Tuesday, November 2, 2010

Afraid by J.A. Konrath writing as Jack Kilborn (horror)

This review was originally published in somewhat different form on Page Horrific. Copyright 2010. For the cleaner, tighter — and therefore better — version (approx. 225 words), go there.

Safe Haven, Wisconsin, was not named ironically. It only seems that way since the five strangers came to town: Bernie, Taylor, Santiago, Logan, and Ajax. They only want some information ("Where is Warren?"), but they're eager to torture, mutilate, and murder to get it.

They were trained for this work by the military, in fact. The thing is, they like their work a little too much, and they'll never kill outright when there's still some excruciating pain left to deal out. As their leader states, they're "Hannibal Lecters with Rambo training."

Afraid was the first pure horror novel from author Jack Kilborn (better known as J.A. Konrath for writing the Jacqueline "Jack" Daniels series of mysteries — as well as for making a bundle of money off selling his books electronically).

Konrath has dealt with disturbing subject matter before in the Daniels series, but in Afraid he takes it so far, that writing under the Kilborn pseudonym was necessary to protect unsuspecting buyers from being inadvertently traumatized.

Afraid is a remarkably imaginative collection of disturbing ideas and disturbed villains. The novel begins with the explosion of a helicopter, and it is filled with horrific high points that include the townwide lottery giveaway, Sheriff Ace Streng's bear-trap ordeal, the secret film, and the very concept of Red-ops. (The anticipation of Warren's appearance rivals that of Harry Lime in The Third Man.)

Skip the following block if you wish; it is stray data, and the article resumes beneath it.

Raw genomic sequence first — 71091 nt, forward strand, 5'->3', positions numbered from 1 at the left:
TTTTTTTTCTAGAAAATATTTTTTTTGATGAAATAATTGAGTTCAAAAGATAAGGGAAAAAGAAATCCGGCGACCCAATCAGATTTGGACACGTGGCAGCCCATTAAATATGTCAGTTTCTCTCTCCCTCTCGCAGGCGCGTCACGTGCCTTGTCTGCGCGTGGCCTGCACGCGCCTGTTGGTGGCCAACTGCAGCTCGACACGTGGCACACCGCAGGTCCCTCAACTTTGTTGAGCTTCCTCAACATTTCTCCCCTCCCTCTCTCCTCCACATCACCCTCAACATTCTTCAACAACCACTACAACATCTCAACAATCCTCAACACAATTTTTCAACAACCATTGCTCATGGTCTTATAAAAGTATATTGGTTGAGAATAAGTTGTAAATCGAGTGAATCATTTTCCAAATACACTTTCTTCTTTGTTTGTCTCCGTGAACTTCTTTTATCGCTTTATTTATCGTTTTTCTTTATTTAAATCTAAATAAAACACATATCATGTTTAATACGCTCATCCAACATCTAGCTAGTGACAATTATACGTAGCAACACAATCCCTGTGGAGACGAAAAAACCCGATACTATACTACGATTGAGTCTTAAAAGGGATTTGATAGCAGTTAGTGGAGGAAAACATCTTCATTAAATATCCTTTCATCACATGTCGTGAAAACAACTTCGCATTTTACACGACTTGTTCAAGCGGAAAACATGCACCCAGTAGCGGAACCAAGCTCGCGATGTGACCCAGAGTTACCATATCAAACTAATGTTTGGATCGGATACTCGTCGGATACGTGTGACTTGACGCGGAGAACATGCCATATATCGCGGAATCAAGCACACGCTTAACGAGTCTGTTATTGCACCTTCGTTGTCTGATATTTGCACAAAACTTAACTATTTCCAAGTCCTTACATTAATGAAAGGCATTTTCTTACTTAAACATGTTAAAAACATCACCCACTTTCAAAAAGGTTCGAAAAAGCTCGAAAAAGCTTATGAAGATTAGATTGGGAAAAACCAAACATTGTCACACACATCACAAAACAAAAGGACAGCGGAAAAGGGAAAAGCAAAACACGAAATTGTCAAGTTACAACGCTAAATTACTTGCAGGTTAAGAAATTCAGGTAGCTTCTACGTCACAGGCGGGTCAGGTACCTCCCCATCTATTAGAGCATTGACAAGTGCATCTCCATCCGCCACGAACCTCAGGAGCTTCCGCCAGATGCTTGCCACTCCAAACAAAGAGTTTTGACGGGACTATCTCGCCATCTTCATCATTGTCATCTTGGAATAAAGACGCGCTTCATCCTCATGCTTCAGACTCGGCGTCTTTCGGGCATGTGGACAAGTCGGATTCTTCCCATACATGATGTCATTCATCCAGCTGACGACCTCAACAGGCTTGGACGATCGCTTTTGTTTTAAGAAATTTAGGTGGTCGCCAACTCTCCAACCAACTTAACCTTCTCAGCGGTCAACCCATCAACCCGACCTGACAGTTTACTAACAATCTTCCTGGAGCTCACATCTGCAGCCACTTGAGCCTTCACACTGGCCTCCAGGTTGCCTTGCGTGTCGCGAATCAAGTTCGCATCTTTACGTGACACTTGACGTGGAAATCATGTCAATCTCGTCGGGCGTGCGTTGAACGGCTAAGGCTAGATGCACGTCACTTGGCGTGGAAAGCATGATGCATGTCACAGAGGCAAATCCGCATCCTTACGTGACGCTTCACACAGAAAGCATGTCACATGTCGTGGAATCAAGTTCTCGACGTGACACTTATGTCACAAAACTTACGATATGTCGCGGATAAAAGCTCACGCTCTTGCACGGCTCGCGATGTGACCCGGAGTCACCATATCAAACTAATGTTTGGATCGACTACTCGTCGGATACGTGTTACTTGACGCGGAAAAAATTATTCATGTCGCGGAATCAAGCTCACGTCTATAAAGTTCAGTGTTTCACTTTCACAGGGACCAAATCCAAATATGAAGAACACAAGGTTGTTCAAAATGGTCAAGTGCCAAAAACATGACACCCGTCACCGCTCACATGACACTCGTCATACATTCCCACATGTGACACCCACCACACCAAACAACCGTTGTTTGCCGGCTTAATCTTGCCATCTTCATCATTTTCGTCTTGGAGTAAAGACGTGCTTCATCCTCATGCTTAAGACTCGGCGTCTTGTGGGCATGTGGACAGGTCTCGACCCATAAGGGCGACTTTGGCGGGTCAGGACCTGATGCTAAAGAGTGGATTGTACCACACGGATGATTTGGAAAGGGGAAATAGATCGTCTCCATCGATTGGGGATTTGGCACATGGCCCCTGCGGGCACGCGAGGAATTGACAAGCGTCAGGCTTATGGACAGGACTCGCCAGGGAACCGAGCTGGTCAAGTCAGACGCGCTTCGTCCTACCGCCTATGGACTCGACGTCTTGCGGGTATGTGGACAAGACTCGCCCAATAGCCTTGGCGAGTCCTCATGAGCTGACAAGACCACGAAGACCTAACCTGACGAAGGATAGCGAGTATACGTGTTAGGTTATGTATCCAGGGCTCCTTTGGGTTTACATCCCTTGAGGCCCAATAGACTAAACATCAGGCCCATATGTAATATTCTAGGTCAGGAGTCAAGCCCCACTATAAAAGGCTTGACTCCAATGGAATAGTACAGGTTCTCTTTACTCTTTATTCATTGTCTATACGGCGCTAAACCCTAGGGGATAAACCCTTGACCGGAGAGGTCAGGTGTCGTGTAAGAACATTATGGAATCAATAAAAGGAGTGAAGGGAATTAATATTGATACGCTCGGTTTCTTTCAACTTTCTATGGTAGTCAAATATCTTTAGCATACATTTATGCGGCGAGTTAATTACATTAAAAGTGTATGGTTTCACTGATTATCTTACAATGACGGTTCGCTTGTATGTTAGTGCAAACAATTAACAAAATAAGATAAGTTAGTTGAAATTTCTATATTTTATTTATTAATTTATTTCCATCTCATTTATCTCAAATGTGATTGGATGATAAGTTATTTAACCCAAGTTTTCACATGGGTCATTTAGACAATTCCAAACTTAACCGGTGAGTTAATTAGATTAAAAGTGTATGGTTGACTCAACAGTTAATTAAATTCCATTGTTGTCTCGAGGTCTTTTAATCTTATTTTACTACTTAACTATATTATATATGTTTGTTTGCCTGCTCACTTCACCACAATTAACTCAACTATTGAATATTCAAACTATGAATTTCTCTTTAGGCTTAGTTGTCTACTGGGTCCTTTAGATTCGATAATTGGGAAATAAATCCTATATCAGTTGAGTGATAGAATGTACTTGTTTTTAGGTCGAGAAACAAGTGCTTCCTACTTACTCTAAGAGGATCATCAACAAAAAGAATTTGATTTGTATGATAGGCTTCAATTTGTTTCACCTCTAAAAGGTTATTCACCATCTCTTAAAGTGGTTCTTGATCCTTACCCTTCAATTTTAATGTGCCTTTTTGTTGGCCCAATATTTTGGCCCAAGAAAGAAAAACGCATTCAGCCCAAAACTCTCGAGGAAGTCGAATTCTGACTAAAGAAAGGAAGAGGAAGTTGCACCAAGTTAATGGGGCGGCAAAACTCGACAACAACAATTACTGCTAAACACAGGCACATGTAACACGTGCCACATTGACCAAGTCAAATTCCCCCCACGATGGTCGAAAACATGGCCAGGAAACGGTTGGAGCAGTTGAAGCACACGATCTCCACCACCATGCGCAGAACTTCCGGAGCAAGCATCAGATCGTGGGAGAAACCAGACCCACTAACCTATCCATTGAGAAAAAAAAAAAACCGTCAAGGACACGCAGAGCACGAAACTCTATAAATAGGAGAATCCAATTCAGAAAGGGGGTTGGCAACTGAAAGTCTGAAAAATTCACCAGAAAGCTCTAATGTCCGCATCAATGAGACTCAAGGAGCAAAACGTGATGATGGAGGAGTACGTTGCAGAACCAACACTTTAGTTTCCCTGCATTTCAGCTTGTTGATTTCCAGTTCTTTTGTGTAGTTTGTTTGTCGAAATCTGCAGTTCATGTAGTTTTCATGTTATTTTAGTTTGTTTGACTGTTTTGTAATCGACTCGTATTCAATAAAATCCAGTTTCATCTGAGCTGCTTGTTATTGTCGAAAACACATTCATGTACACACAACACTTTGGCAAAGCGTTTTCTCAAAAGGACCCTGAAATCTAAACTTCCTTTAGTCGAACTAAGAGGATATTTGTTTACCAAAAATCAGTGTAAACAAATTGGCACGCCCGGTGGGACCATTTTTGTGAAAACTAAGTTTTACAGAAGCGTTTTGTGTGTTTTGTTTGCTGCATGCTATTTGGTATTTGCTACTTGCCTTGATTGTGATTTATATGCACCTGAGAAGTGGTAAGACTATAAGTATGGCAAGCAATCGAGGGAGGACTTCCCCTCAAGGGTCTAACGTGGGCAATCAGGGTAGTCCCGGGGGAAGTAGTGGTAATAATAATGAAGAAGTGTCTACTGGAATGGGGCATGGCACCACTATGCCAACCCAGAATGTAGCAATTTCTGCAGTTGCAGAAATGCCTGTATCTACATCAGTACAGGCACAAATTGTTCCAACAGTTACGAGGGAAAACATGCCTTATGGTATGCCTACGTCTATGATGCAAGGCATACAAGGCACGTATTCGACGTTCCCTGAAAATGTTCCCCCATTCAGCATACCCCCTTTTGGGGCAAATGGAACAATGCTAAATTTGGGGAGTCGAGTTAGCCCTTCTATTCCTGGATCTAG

As Kilborn, Konrath shows no remorse with his characters, throwing them up against one thing after another like contestants on some psychotic game show. Afraid is very visual in style, so reading it is somewhat akin to watching a horror movie in your head — one that's actually frightening.

At the same time, Kilborn knows that a good scary story needs some humor to lighten the mood a little bit — and subsequently make it even scarier. He's more than up to the challenge. If you remember way back when "horror" meant "terrifying" and not just "gross," treat yourself and read Afraid.

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